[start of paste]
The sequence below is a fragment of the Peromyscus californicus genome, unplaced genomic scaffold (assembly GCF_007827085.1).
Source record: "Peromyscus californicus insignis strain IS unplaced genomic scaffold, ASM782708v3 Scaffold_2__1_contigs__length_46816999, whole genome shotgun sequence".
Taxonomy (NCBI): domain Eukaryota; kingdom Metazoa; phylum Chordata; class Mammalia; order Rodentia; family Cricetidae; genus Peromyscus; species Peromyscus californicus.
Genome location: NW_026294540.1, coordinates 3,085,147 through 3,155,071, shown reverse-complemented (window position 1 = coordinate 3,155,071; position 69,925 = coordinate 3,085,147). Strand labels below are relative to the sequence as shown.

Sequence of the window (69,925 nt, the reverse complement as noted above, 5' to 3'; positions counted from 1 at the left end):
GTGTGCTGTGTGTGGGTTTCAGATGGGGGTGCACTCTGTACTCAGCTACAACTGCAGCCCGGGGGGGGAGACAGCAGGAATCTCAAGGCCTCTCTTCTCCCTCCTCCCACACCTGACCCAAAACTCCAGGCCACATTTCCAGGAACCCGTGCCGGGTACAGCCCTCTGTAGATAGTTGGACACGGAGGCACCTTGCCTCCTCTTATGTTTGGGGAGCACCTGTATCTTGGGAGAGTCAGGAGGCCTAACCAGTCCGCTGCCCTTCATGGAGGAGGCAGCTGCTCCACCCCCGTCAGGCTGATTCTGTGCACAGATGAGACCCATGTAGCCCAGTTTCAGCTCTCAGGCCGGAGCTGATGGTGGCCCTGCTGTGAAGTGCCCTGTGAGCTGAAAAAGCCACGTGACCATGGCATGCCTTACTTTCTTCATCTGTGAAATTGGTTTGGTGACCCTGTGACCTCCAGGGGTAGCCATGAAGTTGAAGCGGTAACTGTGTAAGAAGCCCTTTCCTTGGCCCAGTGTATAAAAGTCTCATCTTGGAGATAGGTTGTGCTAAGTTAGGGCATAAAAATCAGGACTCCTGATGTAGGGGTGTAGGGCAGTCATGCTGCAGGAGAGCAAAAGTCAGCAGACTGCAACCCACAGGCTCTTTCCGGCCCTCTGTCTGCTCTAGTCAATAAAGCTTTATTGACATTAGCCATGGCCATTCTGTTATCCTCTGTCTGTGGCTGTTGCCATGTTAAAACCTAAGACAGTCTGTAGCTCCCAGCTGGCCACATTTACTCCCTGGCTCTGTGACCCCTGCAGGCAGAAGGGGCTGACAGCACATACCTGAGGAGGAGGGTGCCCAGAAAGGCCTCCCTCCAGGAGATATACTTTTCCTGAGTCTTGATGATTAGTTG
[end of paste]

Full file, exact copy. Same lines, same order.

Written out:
The sequence below is a fragment of the Peromyscus californicus genome, unplaced genomic scaffold (assembly GCF_007827085.1).
Source record: "Peromyscus californicus insignis strain IS unplaced genomic scaffold, ASM782708v3 Scaffold_2__1_contigs__length_46816999, whole genome shotgun sequence".
Taxonomy (NCBI): domain Eukaryota; kingdom Metazoa; phylum Chordata; class Mammalia; order Rodentia; family Cricetidae; genus Peromyscus; species Peromyscus californicus.
Genome location: NW_026294540.1, coordinates 3,085,147 through 3,155,071, shown reverse-complemented (window position 1 = coordinate 3,155,071; position 69,925 = coordinate 3,085,147). Strand labels below are relative to the sequence as shown.

Sequence of the window (69,925 nt, the reverse complement as noted above, 5' to 3'; positions counted from 1 at the left end):
GTGTGCTGTGTGTGGGTTTCAGATGGGGGTGCACTCTGTACTCAGCTACAACTGCAGCCCGGGGGGGGAGACAGCAGGAATCTCAAGGCCTCTCTTCTCCCTCCTCCCACACCTGACCCAAAACTCCAGGCCACATTTCCAGGAACCCGTGCCGGGTACAGCCCTCTGTAGATAGTTGGACACGGAGGCACCTTGCCTCCTCTTATGTTTGGGGAGCACCTGTATCTTGGGAGAGTCAGGAGGCCTAACCAGTCCGCTGCCCTTCATGGAGGAGGCAGCTGCTCCACCCCCGTCAGGCTGATTCTGTGCACAGATGAGACCCATGTAGCCCAGTTTCAGCTCTCAGGCCGGAGCTGATGGTGGCCCTGCTGTGAAGTGCCCTGTGAGCTGAAAAAGCCACGTGACCATGGCATGCCTTACTTTCTTCATCTGTGAAATTGGTTTGGTGACCCTGTGACCTCCAGGGGTAGCCATGAAGTTGAAGCGGTAACTGTGTAAGAAGCCCTTTCCTTGGCCCAGTGTATAAAAGTCTCATCTTGGAGATAGGTTGTGCTAAGTTAGGGCATAAAAATCAGGACTCCTGATGTAGGGGTGTAGGGCAGTCATGCTGCAGGAGAGCAAAAGTCAGCAGACTGCAACCCACAGGCTCTTTCCGGCCCTCTGTCTGCTCTAGTCAATAAAGCTTTATTGACATTAGCCATGGCCATTCTGTTATCCTCTGTCTGTGGCTGTTGCCATGTTAAAACCTAAGACAGTCTGTAGCTCCCAGCTGGCCACATTTACTCCCTGGCTCTGTGACCCCTGCAGGCAGAAGGGGCTGACAGCACATACCTGAGGAGGAGGGTGCCCAGAAAGGCCTCCCTCCAGGAGATATACTTTTCCTGAGTCTTGATGATTAGTTG